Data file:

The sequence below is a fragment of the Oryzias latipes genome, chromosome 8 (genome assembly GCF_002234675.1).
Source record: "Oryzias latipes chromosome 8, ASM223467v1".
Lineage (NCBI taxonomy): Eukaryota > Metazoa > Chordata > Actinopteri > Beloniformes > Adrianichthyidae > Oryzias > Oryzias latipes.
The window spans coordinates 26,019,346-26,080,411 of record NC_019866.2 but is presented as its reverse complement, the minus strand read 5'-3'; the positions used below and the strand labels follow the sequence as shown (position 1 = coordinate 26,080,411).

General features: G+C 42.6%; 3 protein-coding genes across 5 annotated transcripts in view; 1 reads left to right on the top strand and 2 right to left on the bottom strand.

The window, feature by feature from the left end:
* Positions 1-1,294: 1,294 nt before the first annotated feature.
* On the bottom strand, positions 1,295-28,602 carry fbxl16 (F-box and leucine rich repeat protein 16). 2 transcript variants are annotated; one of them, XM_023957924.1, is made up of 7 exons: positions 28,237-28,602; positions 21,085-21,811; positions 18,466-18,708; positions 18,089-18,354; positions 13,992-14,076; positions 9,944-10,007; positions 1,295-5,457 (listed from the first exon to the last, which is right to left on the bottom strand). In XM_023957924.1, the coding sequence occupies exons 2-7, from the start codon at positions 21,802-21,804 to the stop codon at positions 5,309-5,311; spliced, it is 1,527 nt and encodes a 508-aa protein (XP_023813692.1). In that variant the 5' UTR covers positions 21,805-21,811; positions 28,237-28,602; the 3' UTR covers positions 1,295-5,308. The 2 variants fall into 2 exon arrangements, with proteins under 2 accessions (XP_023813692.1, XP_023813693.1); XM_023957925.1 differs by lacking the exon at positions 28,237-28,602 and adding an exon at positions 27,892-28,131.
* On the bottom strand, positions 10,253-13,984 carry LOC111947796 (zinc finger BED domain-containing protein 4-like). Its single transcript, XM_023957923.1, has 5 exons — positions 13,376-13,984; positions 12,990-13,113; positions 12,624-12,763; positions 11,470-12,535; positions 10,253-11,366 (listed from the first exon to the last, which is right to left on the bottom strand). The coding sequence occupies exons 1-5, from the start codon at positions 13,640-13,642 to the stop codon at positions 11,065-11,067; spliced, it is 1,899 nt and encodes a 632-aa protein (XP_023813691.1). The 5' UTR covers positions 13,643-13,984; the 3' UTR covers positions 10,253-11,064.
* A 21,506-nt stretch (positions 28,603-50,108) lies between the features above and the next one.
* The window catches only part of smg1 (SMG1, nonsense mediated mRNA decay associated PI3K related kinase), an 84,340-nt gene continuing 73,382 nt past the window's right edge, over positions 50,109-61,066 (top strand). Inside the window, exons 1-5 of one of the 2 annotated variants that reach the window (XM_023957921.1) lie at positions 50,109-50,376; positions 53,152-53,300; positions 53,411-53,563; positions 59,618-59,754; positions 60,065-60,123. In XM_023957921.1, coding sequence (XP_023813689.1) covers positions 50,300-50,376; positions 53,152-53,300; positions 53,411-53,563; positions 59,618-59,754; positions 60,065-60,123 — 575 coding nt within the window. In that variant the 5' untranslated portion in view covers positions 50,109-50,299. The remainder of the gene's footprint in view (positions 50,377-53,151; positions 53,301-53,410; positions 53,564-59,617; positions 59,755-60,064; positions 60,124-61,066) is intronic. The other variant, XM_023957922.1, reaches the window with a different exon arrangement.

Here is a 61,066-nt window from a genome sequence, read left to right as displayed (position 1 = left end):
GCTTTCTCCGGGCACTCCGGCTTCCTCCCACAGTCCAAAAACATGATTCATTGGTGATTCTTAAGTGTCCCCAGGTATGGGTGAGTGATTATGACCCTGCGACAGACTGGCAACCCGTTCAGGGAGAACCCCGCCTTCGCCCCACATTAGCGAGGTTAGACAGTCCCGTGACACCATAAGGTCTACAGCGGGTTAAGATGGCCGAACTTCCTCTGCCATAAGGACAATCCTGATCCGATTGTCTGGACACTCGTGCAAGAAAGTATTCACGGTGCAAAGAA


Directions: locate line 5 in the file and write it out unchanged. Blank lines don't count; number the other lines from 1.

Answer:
General features: G+C 42.6%; 3 protein-coding genes across 5 annotated transcripts in view; 1 reads left to right on the top strand and 2 right to left on the bottom strand.